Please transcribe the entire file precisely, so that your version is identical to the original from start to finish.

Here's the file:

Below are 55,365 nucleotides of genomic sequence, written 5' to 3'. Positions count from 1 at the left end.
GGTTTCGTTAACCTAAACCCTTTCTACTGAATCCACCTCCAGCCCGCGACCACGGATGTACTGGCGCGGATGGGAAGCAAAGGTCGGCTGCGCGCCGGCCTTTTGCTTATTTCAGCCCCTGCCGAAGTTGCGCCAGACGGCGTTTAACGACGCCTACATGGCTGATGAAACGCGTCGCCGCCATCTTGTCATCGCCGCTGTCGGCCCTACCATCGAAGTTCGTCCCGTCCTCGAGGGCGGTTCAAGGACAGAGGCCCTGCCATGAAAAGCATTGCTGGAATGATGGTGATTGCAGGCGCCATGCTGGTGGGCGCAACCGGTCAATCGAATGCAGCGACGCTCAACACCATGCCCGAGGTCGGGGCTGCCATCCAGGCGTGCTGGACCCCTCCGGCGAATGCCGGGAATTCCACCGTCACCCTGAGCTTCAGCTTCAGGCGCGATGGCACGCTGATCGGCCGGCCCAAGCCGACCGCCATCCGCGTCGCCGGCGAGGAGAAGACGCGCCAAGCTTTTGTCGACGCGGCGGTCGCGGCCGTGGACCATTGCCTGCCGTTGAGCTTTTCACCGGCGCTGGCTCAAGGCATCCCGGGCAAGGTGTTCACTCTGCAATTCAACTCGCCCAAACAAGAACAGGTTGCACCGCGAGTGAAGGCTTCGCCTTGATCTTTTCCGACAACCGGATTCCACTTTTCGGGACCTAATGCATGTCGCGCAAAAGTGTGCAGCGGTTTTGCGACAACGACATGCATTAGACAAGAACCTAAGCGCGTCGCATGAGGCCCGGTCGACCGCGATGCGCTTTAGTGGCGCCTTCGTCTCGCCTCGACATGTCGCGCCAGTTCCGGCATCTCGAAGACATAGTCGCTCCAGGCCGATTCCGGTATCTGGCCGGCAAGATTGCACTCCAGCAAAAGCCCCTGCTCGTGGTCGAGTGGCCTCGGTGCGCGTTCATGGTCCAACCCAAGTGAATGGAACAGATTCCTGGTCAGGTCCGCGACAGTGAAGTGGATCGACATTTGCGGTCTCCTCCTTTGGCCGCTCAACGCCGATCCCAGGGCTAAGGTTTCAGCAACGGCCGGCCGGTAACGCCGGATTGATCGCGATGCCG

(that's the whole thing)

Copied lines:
Below are 55,365 nucleotides of genomic sequence, written 5' to 3'. Positions count from 1 at the left end.
GGTTTCGTTAACCTAAACCCTTTCTACTGAATCCACCTCCAGCCCGCGACCACGGATGTACTGGCGCGGATGGGAAGCAAAGGTCGGCTGCGCGCCGGCCTTTTGCTTATTTCAGCCCCTGCCGAAGTTGCGCCAGACGGCGTTTAACGACGCCTACATGGCTGATGAAACGCGTCGCCGCCATCTTGTCATCGCCGCTGTCGGCCCTACCATCGAAGTTCGTCCCGTCCTCGAGGGCGGTTCAAGGACAGAGGCCCTGCCATGAAAAGCATTGCTGGAATGATGGTGATTGCAGGCGCCATGCTGGTGGGCGCAACCGGTCAATCGAATGCAGCGACGCTCAACACCATGCCCGAGGTCGGGGCTGCCATCCAGGCGTGCTGGACCCCTCCGGCGAATGCCGGGAATTCCACCGTCACCCTGAGCTTCAGCTTCAGGCGCGATGGCACGCTGATCGGCCGGCCCAAGCCGACCGCCATCCGCGTCGCCGGCGAGGAGAAGACGCGCCAAGCTTTTGTCGACGCGGCGGTCGCGGCCGTGGACCATTGCCTGCCGTTGAGCTTTTCACCGGCGCTGGCTCAAGGCATCCCGGGCAAGGTGTTCACTCTGCAATTCAACTCGCCCAAACAAGAACAGGTTGCACCGCGAGTGAAGGCTTCGCCTTGATCTTTTCCGACAACCGGATTCCACTTTTCGGGACCTAATGCATGTCGCGCAAAAGTGTGCAGCGGTTTTGCGACAACGACATGCATTAGACAAGAACCTAAGCGCGTCGCATGAGGCCCGGTCGACCGCGATGCGCTTTAGTGGCGCCTTCGTCTCGCCTCGACATGTCGCGCCAGTTCCGGCATCTCGAAGACATAGTCGCTCCAGGCCGATTCCGGTATCTGGCCGGCAAGATTGCACTCCAGCAAAAGCCCCTGCTCGTGGTCGAGTGGCCTCGGTGCGCGTTCATGGTCCAACCCAAGTGAATGGAACAGATTCCTGGTCAGGTCCGCGACAGTGAAGTGGATCGACATTTGCGGTCTCCTCCTTTGGCCGCTCAACGCCGATCCCAGGGCTAAGGTTTCAGCAACGGCCGGCCGGTAACGCCGGATTGATCGCGATGCCG